Drizzle in the coconut oil and toss with the remaining seasonings until evenly coated. Place the florets directly on a wire rack, allowing ample space for air circulation, and set the dehydrator to 115 degrees. The “cooking” process will take anywhere from 12 – 24 hours, depending on your preferences. Pull the cauliflower earlier for a softer interior, or let it the machine run for the full cycle to get a crunchier bite throughout.

Makes 1 – 3 Servings

Printable Recipe

Banana-Nut Chia Bars

2 Large, Ripe Bananas
1/4 Cup Chia Seeds
2 Tablespoons Walnuts, Chopped

Mash the bananas and stir in the chia and walnuts. Let the mixture sit for 30 minutes for the chia seeds to gel. Spread the mixture evenly over a non-stick drying sheet approximately 1/4-inch thick. Dehydrate at 145 degrees for 4 – 6 hours, or until dry to the touch, firm, and sliceable. Cut into squares or bars as desired.

Makes 6 – 8 Bars

Printable Recipe

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Faux Moo, Real Flavor

To any ice cream enthusiast feeling freezer-burned by airy, bland, or over-sweetened pints: This scoop’s for you. FoMu has been churning out the goods in Massachusetts since 2011, steadily gaining ground as a frozen force to be reckoned with. Super-premium indulgence is their calling card, building each flavor upon a base of buttery, velvety coconut cream. Always on the periphery of my awareness but firmly out of reach, I could only dream of stealing a spoonful for many years, admiring their innovative offerings from afar. Now FoMu is much more than an isolated brick-and-mortar ice cream parlor, expanding rapidly into online sales with nationwide shipping. Dairy-free decadence is just a few clicks away, and I couldn’t resist the urge to finally dive in.

Bourbon Maple Walnut captured my attention first, melding a compelling team of power players into one robust, deep, and soulful blend. Notes of oaky, wooden bourbon barrels are clearly present throughout the creamy base with a rum-forward first bite. This scoop is certainly not shy, while still managing to resist the easy path of tasting purely alcoholic; it’s assertive, not aggressive. Rich like softly whipped cream, frozen before setting into firm peaks, the otherwise unblemished landscape is speckled with small but well-placed walnuts, fresh and crisp, adding a nice crunch. Maple is a bit of a silent partner against these more vocal components, but it does come through in subtle hints, particularly as the ice cream begins to warm and melt, revealing its full bouquet of flavors. Like a good wine, the eating experience morphs as the temperature shifts. It’s truly an intoxicating experience from start to finish, and quite possibly my favorite ice cream of the season thus far.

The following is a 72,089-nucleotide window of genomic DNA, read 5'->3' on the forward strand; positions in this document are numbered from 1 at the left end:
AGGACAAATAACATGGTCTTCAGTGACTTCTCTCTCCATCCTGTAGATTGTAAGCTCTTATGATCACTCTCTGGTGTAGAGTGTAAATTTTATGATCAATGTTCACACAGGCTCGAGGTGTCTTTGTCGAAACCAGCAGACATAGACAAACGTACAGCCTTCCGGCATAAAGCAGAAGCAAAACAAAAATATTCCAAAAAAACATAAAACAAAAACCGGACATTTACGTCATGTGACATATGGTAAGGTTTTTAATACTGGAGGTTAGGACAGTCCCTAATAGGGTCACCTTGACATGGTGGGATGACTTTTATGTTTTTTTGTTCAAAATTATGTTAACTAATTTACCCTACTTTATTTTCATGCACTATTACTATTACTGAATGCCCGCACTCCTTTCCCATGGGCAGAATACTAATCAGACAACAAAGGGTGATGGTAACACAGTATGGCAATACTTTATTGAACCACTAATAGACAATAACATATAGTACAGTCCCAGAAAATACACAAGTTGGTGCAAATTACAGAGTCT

Salted Caramel treads familiar terrain with a deft confidence unmatched among fellow ice cream innovators. Buttery, subtly burnt notes enclose a darker caramel flavor than the tanned color might suggest. Sticky, almost chewy straight out of the freezer, each scoop is like pure caramel candy. Instantly it begins to melt once freed from the pint, turning into a brilliantly, satisfyingly messy reminder of childhood. Notes of salt ring out clearly in each mouthful, highlighting the toasted, nutty flavors. Ultimately, it’s a simple concept executed with a finesse that’s difficult to rival.



Fresh Mint Chunk
shines white like fluffy snow, punctuated at random by chocolate shrapnel. Soft, gentle, sweet mint flavor delicately leads the way, a far cry from the “toothpaste” flavor that haters typically condemn. Those abundant cacao chunks provide a satisfying crunch with a swift bite, but can just as easily melt into fudge puddles when savored slowly. Well-rounded, herbal, and subtly grassy notes prove that the origins of this mint are all natural. Though not quite as punchy as I hoped, the end result is highly refreshing all the same, perfect for taking the edge off a hot summer’s day.

Avocado was perhaps the most daring of the batch, a wild card to tempt more adventurous eaters. Pale green, you would be forgiven if you mistook it for pistachio at a glance, but one lick will instantly clear up that confusion. Definitely, unmistakably avocado, it’s almost more savory than sweet. Notes of the coconut base are most prominent in this one, where the spare, subtle blend leaves it no place to hide. Exceedingly rich, buttery, and even a touch grassy, much like a smooth olive oil, small scoops will easily satisfy. Startling at first, give it a chance and it will really grow on you. Though unconvinced at first, I found myself going back for “just one more taste” until the pint was empty.

Although I wish FoMu might open up shop nearby, perhaps it’s better that this sort of treat remains only on special order. Accessible, but not a daily indulgence, it’s easier to rationalize those oversized servings as a rare luxury.


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Mac Daddy